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FDA’s delay in implementing food safety regs illegal

Agency must work with outside groups to expedite process

According to a judge in California, the Food and Drug Administration (FDA) broke the law when it didn’t implement food safety regulations fast enough.

U.S. District Judge Phyllis Hamilton said in her ruling that the FDA violated federal laws when it missed its July 4, 2012, deadline, established under the Food Safety Modernization Act, to implement to new rules. She ordered the agency to work with two public interest groups to speed up the process.

The Center for Food Safety and the Center for Environmental Health sued the FDA last year for dragging its feet on implementing the new rules. The groups said in their suit that the FDA violated the Food Safety Modernization Act and the Administrative Act because it failed to meet the required deadline.

The Food Safety Modernization Act, which passed in 2011, will require scientific controls of food and give the FDA power to address and prevent food hazards. But the FDA must issue and implement the new regulations for the law to take effect.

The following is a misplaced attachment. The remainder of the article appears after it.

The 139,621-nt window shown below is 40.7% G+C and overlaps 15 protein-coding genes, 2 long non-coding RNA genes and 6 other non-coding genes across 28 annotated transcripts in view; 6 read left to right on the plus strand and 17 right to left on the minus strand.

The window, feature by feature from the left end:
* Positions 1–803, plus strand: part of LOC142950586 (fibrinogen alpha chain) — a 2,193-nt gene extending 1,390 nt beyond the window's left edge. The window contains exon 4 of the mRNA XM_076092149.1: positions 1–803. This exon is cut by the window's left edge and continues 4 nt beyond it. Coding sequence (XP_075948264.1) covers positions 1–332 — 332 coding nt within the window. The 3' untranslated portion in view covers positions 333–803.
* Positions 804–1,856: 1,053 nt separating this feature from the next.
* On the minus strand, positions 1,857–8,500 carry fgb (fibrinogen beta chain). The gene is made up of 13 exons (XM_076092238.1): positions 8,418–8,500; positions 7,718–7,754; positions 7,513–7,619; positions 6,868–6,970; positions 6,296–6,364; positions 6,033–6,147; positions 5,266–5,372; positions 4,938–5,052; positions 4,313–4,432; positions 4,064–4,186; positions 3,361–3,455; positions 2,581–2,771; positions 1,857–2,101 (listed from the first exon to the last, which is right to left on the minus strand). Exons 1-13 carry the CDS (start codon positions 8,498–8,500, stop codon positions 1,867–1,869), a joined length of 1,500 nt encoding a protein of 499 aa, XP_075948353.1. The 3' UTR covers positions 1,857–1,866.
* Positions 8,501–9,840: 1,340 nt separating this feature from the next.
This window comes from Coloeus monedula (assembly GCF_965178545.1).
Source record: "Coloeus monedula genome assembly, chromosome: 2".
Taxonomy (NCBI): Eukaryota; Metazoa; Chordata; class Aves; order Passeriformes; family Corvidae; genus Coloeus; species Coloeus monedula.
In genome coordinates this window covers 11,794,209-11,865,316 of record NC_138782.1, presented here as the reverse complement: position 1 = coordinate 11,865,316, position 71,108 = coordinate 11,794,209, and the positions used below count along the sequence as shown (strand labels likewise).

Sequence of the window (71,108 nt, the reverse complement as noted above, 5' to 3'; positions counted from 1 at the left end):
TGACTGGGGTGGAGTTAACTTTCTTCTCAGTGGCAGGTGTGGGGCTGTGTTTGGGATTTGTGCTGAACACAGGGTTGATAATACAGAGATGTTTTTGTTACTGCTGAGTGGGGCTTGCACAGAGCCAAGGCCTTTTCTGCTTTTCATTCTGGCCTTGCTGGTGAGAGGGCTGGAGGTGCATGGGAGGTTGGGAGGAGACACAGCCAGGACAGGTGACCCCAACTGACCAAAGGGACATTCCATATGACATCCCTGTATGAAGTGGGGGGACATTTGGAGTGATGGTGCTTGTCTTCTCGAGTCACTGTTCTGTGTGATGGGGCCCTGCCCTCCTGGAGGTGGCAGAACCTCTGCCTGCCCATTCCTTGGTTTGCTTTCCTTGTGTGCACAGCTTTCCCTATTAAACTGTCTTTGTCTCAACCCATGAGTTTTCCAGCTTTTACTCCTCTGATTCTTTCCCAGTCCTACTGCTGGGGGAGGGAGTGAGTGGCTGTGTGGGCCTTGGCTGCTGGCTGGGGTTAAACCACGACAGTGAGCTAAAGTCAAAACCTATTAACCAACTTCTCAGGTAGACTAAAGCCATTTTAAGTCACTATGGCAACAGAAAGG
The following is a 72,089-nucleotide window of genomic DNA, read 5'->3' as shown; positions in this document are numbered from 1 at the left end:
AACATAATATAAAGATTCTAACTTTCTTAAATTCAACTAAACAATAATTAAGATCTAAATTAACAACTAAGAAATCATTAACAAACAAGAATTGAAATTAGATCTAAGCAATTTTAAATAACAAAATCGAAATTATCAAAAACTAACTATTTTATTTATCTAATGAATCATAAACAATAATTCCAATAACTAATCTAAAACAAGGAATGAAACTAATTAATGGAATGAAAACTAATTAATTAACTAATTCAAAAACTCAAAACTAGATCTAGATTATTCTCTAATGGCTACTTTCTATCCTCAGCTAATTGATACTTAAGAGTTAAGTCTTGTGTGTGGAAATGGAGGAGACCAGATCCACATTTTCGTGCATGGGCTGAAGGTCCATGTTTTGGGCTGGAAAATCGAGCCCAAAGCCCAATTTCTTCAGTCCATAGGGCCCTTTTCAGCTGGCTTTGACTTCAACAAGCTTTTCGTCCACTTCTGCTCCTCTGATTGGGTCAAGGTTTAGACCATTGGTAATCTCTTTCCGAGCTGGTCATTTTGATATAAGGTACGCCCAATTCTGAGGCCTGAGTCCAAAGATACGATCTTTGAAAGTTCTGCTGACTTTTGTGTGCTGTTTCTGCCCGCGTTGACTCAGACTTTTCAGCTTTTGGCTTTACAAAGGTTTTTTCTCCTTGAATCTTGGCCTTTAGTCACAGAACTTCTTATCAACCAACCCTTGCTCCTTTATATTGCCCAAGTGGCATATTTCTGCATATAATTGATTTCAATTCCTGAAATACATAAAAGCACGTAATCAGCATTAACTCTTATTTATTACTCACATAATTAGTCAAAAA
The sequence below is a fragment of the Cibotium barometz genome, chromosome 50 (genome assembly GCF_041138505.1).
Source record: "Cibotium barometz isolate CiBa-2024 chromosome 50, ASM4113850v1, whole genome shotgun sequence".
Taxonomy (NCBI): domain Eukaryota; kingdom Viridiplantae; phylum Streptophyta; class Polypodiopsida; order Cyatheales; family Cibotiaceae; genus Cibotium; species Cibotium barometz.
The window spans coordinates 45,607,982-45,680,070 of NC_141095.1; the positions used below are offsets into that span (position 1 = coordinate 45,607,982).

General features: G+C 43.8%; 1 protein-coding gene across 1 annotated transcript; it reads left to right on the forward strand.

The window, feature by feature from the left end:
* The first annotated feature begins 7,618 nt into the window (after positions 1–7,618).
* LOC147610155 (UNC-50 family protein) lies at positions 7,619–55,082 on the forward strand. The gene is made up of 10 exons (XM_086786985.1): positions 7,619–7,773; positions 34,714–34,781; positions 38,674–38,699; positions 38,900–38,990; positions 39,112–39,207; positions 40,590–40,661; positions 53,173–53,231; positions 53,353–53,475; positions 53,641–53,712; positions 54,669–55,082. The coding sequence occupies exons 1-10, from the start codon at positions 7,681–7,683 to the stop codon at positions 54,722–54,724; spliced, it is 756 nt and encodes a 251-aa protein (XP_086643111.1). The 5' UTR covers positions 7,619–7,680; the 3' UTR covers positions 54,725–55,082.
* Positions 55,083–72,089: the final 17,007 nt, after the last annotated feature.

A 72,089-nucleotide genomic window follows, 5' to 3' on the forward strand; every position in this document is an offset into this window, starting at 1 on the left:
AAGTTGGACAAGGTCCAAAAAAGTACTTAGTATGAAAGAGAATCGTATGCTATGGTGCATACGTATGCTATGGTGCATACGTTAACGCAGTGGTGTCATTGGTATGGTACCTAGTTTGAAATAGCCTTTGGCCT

The FDA had argued that although it has been working diligently to implement the new rules, the “agresssive” timeline established under the Act proved to be unachievable.

"In matters involving rulemaking on complex scientific and technical issues, courts routinely refuse to intervene to compel agency action by a certain date," the agency said in its brief.

Read more about this issue on Thomson Reuters.

For more InsideCounsel stories about the Food Safety Modernization Act, see:

Cheat Sheet: A guide to navigating two new federal consumer safety measures

FDA proposes new food safety rules

How to implement safe measures for food and consumer products

7 risk and compliance threats facing in-house counsel: Supply Chains

Faraway Foods

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